I see why intellisense might be a bit hard to do correctly. I don't get why Jupyter is so special - I guess I'm not familiar enough with their workflow - but in any case thanks for the details! So I assume in the end this feature is just not an 'S' but a lot of work and includes some risks and at this point it is debatable if it is even worth the effort.

@cartermp

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@cartermp cartermp commented Dec 4, 2019

Yeah, to handle the majority case it's probably an S. So I wouldn't necessarily rule it out, but I'd expect a handful of bugs immediately from curious people who want to take it further.

@KevinRansom

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@KevinRansom KevinRansom commented Jan 7, 2020

As a rule, we want to provide tools that encourage developers to adopt the latest builds eagerly. This feature was designed to be in support of that goal.

The primary intent of the languageversion switch is to enable a developer who is working on a project using a stable version of F# to peg that project to that specific version of F#, and so not introducing dependencies on newer features of F# until the project team has declared an interest in completing the transition to the latest language features.

The secondary intent of the feature was to enable developers to kick the tyres on preview language features by explicitly selecting preview.

Scripting developers can use the command line switch to constrain their scripts to a down-level language version if they so choose. Although the global.json file is the preferable choice for that. Scripts that self-adapt to the ambient fsi language version is not a scenario that we currently target.

Kevin

@Happypig375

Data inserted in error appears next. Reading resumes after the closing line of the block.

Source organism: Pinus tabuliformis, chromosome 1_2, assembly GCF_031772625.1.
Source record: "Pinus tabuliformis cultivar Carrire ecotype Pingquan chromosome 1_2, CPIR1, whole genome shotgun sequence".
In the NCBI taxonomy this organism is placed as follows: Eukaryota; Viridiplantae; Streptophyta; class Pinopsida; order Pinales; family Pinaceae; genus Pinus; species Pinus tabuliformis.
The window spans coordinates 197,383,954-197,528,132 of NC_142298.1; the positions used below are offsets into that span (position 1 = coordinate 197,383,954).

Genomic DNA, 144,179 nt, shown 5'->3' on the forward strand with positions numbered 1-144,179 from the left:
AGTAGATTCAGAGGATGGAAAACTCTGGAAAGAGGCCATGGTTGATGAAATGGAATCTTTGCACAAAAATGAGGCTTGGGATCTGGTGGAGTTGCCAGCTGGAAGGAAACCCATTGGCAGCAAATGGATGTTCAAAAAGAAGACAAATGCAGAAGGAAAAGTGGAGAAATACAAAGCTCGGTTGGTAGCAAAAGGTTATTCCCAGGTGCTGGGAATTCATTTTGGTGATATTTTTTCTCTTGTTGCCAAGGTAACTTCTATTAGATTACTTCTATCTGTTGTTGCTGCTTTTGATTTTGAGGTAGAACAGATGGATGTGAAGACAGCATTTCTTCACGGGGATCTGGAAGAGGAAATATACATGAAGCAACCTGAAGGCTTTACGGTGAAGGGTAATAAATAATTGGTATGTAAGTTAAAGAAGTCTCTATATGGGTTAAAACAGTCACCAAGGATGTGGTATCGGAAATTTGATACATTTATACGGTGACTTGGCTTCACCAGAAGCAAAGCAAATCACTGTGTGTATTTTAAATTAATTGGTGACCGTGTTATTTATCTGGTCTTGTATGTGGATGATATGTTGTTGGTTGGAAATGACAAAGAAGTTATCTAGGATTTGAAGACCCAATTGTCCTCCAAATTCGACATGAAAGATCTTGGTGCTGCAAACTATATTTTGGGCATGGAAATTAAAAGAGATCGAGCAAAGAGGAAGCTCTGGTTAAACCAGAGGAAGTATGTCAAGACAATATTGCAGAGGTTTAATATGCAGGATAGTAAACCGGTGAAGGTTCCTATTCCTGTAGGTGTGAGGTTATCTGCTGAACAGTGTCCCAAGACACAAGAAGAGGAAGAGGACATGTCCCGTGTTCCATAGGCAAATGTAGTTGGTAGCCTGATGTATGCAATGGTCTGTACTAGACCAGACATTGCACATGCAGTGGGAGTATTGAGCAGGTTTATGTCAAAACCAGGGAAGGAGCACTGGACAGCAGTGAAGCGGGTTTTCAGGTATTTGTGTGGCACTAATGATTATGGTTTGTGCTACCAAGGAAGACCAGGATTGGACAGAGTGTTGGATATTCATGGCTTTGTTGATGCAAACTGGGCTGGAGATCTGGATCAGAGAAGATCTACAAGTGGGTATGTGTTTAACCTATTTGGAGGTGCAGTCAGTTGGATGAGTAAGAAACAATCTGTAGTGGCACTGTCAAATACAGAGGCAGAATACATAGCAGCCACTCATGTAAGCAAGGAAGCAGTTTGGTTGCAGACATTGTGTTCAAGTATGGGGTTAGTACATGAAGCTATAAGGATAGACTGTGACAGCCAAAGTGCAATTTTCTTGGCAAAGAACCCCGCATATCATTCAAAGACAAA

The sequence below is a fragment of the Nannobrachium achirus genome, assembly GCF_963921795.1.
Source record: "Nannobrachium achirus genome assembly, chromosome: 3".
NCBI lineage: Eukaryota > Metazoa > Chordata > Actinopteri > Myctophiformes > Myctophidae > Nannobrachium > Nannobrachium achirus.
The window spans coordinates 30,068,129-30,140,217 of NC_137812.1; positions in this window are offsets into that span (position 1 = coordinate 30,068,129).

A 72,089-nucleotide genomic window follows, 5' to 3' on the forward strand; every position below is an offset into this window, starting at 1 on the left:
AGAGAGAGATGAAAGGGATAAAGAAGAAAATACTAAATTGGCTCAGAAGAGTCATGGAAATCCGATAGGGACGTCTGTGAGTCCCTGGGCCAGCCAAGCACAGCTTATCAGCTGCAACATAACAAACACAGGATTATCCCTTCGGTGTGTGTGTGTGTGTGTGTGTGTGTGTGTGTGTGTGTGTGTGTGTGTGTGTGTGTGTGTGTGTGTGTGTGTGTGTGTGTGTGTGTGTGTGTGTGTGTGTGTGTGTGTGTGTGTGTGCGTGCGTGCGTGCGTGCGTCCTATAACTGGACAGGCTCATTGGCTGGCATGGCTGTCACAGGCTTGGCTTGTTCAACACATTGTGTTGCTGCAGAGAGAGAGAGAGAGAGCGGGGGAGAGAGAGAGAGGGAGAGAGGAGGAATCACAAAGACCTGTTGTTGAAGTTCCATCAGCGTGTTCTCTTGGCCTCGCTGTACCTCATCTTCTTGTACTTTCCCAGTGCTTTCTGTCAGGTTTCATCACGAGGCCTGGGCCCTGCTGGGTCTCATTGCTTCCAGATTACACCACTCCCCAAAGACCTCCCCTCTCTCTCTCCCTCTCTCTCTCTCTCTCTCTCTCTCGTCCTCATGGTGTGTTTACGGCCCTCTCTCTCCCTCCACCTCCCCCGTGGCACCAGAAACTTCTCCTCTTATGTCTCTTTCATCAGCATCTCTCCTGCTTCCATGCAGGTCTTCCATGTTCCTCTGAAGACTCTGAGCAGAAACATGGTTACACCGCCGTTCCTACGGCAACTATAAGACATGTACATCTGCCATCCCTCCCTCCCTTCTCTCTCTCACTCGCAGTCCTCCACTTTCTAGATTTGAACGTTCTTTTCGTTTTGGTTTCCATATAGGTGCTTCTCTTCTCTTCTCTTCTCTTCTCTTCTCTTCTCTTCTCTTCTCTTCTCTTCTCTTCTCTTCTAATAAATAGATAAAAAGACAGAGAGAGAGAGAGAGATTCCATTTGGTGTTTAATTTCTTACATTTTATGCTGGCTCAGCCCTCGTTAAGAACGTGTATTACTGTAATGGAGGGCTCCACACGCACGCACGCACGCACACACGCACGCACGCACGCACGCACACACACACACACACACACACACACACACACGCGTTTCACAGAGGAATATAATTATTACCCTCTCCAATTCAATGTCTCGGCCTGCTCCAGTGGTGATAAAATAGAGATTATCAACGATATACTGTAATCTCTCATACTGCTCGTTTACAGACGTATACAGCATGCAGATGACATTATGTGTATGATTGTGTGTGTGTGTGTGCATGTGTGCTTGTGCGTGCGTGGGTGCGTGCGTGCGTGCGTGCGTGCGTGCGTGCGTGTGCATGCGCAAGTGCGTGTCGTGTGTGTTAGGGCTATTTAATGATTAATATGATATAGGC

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@Happypig375 Happypig375 commented Jan 7, 2020

So preview features like nameof cannot be used in the Visual Studio F# Interactive? It does not support --langversion, any suggestions will have to be done inside F# code.

@cartermp

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@cartermp cartermp commented Jan 7, 2020

Currently we don't plan on enabling opt-in previews with the Visual Studio FSI, but we'd certainly accept a PR that implemented the option in tooling.

@abelbraaksma

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@abelbraaksma abelbraaksma commented Jan 7, 2020

@Happypig375, do you mean that the workaround suggestion by @baronfel doesn't work? #814 (comment)

@Happypig375

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@Happypig375 Happypig375 commented Jan 7, 2020

It only works for independent FSI instances.

@KevinRansom

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@KevinRansom KevinRansom commented Jan 7, 2020

@Happypig375 we or someone else can probably add UI to enable preview in VS Fsi. That is a good proposal. I'm kind of sorry I hadn't thought of it already, however, we have only recently decided that we will preview F# 5.0 language features in the 4.7 compiler the previous plan was to restrict them to dotnet 5.0 previews.

I hope this alleviates your concerns

Kevin